Wildest West: My Journey into the Emerald Triangle

  • 19.12.2022

When journalist Sam Anderson heard that a former classmate had been accused of the murder of a cannabis grower in California’s remote Emerald Triangle, he was shocked – and even more by the mayhem and drug-fuelled madness he encountered out there. Here, he explains why he felt compelled to investigate the case for a new Novel podcast, Crooked City: The Emerald Triangle, and what it was like to enter one of the last holdouts of outlaw American life

The Emerald Triangle, in the hills of Northern California. Photograph: Sam Anderson
The Emerald Triangle, in the hills of Northern California. Photograph: Sam Anderson

What is the Emerald Triangle? Apart from being the title of the Novel and Truth.Media podcast series  I host, which will reach its conclusion early in the New Year, the simple answer is that it’s a place: Mendocino, Humboldt and Trinity, a triangle of counties in the northern reaches of California, where the mountainous landscape is blanketed by a thick sea of emerald-green pine forests and lush marijuana gardens.

But the Emerald Triangle is as much an idea as it is a location. And the idea it represents is a core archetype in the American mythos: radical freedom from the rule of law. In the US, the Emerald Triangle has earned a reputation as one of the last holdouts of the Wild West, a place where the police don’t go and vigilante justice is commonplace.

That’s pretty much all I knew when a news story came out in the autumn of 2016  that shook my small New Jersey town to the core. Zach Wuester, a young man who I grew up with, was accused of murdering a cannabis farmer called Jeff Settler in the Emerald Triangle. Everyone I knew was shocked. How did this apparently normal kid from our home town wind up involved in a drug-related homicide on the other side of the country?

As I began to research the case, I learned that Settler’s death was just one of dozens of killings that had taken place there in recent years. In fact Humboldt County, just north of Mendocino where Settler lived, has the second-highest homicide rate in California . I suspected that investigating the circumstances might open a portal to a world that I and many others knew little about. And if I could understand what happened to Zach, it might reveal some deeper truths about this place.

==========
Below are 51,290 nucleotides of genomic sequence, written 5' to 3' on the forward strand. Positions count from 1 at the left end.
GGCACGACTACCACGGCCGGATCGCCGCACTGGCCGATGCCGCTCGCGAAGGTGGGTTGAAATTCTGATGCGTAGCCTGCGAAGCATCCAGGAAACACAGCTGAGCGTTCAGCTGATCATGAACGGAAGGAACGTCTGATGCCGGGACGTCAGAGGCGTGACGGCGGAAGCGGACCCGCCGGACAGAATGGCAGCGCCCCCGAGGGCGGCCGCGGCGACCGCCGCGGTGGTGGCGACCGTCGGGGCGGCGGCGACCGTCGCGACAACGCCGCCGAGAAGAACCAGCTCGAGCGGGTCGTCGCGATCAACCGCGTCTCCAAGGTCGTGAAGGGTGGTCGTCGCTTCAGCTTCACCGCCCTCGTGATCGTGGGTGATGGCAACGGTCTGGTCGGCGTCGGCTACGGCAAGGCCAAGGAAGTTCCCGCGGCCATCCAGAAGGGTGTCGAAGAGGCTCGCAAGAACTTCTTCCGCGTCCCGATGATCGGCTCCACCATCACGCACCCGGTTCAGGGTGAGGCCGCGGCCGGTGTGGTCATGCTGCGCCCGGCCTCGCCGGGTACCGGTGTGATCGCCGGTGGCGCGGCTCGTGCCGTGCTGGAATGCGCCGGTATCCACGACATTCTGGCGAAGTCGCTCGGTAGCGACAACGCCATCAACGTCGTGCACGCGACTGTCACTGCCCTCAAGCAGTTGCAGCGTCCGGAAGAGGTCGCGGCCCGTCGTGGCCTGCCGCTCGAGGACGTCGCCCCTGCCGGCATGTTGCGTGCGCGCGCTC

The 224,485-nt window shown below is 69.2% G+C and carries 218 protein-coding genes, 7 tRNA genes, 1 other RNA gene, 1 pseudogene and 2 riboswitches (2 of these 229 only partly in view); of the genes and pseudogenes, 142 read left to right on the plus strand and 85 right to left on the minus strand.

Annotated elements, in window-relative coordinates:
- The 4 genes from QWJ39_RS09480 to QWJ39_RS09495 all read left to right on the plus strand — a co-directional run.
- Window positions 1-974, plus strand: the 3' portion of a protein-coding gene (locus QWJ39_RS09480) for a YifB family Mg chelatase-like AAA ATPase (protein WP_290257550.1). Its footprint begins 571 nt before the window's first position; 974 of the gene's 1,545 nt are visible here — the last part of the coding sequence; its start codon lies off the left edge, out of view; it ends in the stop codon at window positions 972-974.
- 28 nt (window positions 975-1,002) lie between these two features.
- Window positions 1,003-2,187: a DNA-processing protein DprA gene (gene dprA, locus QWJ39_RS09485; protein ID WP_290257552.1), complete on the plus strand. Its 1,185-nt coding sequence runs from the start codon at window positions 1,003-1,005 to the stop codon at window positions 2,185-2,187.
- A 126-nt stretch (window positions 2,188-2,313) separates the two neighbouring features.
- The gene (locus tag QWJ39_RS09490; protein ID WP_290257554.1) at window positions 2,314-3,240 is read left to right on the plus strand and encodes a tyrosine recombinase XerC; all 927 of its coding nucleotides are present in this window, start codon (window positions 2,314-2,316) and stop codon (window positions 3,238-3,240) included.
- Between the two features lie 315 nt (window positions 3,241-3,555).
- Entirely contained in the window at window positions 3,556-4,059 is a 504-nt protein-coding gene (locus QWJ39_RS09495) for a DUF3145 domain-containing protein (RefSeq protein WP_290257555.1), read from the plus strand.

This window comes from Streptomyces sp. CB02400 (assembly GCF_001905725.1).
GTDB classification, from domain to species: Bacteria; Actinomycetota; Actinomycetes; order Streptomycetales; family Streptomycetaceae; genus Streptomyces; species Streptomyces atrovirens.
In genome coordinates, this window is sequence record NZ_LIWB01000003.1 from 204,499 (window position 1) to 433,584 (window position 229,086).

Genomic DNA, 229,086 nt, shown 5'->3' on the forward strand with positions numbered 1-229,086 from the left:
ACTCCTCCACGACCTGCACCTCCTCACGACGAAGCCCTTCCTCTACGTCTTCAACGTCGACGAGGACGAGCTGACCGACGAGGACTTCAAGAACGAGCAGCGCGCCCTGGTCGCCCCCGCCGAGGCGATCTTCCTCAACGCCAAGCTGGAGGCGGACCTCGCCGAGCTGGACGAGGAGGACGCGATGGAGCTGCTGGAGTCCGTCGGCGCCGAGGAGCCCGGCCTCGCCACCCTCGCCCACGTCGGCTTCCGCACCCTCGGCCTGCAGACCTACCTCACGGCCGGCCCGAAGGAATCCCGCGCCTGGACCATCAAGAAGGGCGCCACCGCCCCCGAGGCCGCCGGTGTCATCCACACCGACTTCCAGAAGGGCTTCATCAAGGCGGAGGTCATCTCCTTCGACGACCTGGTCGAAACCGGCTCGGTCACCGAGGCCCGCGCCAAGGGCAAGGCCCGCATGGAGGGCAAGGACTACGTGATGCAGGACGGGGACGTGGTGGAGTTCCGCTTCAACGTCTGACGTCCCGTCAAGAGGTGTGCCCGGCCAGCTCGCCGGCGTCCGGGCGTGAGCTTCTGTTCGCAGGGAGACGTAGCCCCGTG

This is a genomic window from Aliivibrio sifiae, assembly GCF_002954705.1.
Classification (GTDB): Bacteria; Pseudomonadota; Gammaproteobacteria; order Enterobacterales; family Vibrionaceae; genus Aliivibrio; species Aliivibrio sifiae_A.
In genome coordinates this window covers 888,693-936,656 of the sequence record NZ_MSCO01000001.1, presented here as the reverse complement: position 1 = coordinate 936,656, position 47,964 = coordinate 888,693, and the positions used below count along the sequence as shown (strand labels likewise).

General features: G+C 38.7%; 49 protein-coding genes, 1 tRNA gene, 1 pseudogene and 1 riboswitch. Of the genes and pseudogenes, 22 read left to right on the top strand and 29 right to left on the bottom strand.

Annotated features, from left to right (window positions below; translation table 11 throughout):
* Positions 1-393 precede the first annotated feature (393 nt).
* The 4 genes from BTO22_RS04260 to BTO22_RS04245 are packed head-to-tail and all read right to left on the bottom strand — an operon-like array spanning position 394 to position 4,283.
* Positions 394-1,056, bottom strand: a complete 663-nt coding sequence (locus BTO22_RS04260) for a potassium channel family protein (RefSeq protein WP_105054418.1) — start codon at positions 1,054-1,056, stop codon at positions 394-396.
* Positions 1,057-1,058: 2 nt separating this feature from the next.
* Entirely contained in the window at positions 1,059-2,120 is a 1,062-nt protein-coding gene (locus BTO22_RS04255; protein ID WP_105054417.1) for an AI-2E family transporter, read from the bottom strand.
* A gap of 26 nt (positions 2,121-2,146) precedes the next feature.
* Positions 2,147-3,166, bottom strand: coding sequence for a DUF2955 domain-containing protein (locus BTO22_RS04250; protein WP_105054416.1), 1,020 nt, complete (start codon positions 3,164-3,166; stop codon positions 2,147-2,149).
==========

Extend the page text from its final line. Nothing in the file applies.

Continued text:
So, in the spring of 2019, I set out on a cross-country road trip to northern California to uncover as much of what happened as I could. Little did I know that the journey would descend into a wild, drug-fuelled ride through outlaw country. Or that I would end up crossing paths with hippies, drug dealers, an outlaw motorcycle gang, a psychedelic drug cartel, and dozens of lost and disillusioned young people searching for freedom in the mountains.

Since the Gold Rush of 1849, this region has been nearly ungovernable. The early years of California statehood were marked by fierce violence, largely perpetrated by white settlers against the indigenous population. In few places was the fighting more intense than northern California. Massacres in Round Valley (Mendocino) and Eureka (Humboldt), combined with state-funded genocidal campaigns like Jarboe’s War , took the lives of thousands of indigenous people. Around the turn of the 20th century, timber logging overtook gold mining; many logging businesses operate to the present day.

But the profits from cutting down trees paled in comparison to the green gold that would soon be cultivated: cannabis. The cannabis plant was first introduced to this region in the 1960s during a cultural movement called “Back to the Land” , when hippies from San Francisco and other parts of California moved north in search of a simpler life. In addition to growing vegetables and raising livestock, these farmers planted cannabis seeds smuggled from India and Afghanistan via what became known as the Hash Trail .

What they discovered must have amazed them: the conditions were utterly perfect for growing pot. The summers are hot and dry, and the mountain tops have panoramic sun exposure. Even better, there was plenty of space to hide from the law. By the 1980s, the region was overflowing with marijuana, and the name “Emerald Triangle” became synonymous with high-quality, sun-grown cannabis.